Thoughts from the Georgetown community.
For Georgetown faculty, finding affordable care for young children is near-impossible. In facing an American child care crisis aggravated by the pandemic, the university must step up to meet the challenge.
It's fashionable, right now, to blame political institutions for all the problems we see in our democracy. Resisting that impulse is important.
If Democrats don't think seriously about succession, they risk more serious losses in 2022 and 2024. Energized, broad-appeal candidates will be key.
Though D.C.’s COVID-19 rates have stayed below those of other regions, this does not mean the District’s COVID response has been perfect. In reality, coronavirus is pushing the city’s most... Read more
The story of a George Washington University history professor pretending to be Afro-Caribbean made global headlines in September. Jessica Krug cosplayed as a Puerto Rican woman from the Bronx—while she... Read more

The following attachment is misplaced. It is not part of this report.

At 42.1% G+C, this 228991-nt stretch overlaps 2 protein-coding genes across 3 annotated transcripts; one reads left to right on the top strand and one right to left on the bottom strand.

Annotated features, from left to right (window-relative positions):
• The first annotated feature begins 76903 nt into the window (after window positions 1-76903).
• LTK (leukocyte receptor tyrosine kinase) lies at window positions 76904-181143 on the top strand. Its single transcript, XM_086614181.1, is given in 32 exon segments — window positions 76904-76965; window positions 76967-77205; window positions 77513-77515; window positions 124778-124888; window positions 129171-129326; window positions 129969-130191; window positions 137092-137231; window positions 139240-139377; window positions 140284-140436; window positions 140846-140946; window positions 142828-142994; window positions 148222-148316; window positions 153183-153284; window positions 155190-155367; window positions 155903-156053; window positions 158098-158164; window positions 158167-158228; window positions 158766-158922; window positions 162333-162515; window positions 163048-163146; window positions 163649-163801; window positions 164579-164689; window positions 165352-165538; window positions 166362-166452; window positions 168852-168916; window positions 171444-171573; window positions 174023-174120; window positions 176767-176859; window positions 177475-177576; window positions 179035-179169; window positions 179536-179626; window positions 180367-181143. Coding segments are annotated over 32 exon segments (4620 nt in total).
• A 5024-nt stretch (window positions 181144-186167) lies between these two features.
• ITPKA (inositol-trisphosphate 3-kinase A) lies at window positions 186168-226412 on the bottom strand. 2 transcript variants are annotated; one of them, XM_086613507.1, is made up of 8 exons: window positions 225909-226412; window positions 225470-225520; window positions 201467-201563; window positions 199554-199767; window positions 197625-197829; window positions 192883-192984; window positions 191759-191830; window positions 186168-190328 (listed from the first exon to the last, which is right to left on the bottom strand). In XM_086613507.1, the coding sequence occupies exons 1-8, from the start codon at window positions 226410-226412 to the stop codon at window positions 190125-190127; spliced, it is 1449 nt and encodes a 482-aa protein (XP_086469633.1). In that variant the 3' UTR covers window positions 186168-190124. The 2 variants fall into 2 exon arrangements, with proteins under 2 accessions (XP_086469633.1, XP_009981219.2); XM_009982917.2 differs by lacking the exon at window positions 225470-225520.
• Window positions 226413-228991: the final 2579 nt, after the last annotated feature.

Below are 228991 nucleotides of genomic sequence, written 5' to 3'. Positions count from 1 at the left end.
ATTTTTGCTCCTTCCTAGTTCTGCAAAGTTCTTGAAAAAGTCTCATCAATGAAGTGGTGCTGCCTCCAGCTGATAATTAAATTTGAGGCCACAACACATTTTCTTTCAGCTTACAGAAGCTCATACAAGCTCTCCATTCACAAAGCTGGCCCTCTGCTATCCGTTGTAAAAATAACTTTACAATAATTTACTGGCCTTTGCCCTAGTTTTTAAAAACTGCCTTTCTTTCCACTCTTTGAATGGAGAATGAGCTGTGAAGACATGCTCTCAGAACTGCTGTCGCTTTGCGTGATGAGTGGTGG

Georgetown has significantly contributed to homelessness and gentrification in D.C. We have the resources—and the imperative—to do better.
As the pandemic reaches record levels of infection, Georgetown has a duty to its students and its community to stay closed.
COVID-19 has proven that there has been a severe lack of planning and financing for global health security programs. But TB has been telling us this for years.
The parallels between March for Our Lives and ACT UP make it clear: When tragedy strikes, it’s okay to demand that our government do better.
Georgetown loves to espouse its Jesuit values. Yet one of them, cura personalis, or care for the whole person, fails to live up to its name.